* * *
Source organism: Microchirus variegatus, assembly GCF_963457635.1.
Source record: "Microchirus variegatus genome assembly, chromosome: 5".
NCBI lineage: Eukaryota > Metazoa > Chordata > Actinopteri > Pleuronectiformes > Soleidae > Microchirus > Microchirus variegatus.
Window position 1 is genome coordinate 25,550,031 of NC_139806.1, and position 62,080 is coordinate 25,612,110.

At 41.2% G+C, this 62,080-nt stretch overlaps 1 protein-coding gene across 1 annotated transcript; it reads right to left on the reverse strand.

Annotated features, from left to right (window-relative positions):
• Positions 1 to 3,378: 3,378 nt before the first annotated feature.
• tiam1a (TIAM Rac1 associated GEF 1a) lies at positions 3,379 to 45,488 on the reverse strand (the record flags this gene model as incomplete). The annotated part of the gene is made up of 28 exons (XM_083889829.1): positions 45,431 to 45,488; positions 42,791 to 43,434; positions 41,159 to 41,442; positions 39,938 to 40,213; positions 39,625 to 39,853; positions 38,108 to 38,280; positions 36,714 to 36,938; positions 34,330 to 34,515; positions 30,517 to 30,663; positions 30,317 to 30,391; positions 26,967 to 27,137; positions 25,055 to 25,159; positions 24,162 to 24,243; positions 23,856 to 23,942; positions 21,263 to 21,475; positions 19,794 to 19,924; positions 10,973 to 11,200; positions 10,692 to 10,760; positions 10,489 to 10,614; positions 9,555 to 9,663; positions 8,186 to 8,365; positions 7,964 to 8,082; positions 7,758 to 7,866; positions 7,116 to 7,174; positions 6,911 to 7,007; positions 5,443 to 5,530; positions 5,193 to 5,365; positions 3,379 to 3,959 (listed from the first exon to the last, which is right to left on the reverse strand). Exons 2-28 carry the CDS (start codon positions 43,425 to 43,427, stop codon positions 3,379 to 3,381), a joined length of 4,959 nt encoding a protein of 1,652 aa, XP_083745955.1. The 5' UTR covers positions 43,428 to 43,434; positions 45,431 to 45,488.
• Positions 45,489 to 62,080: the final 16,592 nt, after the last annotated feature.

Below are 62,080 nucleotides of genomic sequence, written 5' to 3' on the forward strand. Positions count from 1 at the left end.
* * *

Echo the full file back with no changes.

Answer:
Source organism: Microchirus variegatus, assembly GCF_963457635.1.
Source record: "Microchirus variegatus genome assembly, chromosome: 5".
NCBI lineage: Eukaryota > Metazoa > Chordata > Actinopteri > Pleuronectiformes > Soleidae > Microchirus > Microchirus variegatus.
Window position 1 is genome coordinate 25,550,031 of NC_139806.1, and position 62,080 is coordinate 25,612,110.

At 41.2% G+C, this 62,080-nt stretch overlaps 1 protein-coding gene across 1 annotated transcript; it reads right to left on the reverse strand.

Annotated features, from left to right (window-relative positions):
• Positions 1 to 3,378: 3,378 nt before the first annotated feature.
• tiam1a (TIAM Rac1 associated GEF 1a) lies at positions 3,379 to 45,488 on the reverse strand (the record flags this gene model as incomplete). The annotated part of the gene is made up of 28 exons (XM_083889829.1): positions 45,431 to 45,488; positions 42,791 to 43,434; positions 41,159 to 41,442; positions 39,938 to 40,213; positions 39,625 to 39,853; positions 38,108 to 38,280; positions 36,714 to 36,938; positions 34,330 to 34,515; positions 30,517 to 30,663; positions 30,317 to 30,391; positions 26,967 to 27,137; positions 25,055 to 25,159; positions 24,162 to 24,243; positions 23,856 to 23,942; positions 21,263 to 21,475; positions 19,794 to 19,924; positions 10,973 to 11,200; positions 10,692 to 10,760; positions 10,489 to 10,614; positions 9,555 to 9,663; positions 8,186 to 8,365; positions 7,964 to 8,082; positions 7,758 to 7,866; positions 7,116 to 7,174; positions 6,911 to 7,007; positions 5,443 to 5,530; positions 5,193 to 5,365; positions 3,379 to 3,959 (listed from the first exon to the last, which is right to left on the reverse strand). Exons 2-28 carry the CDS (start codon positions 43,425 to 43,427, stop codon positions 3,379 to 3,381), a joined length of 4,959 nt encoding a protein of 1,652 aa, XP_083745955.1. The 5' UTR covers positions 43,428 to 43,434; positions 45,431 to 45,488.
• Positions 45,489 to 62,080: the final 16,592 nt, after the last annotated feature.

Below are 62,080 nucleotides of genomic sequence, written 5' to 3' on the forward strand. Positions count from 1 at the left end.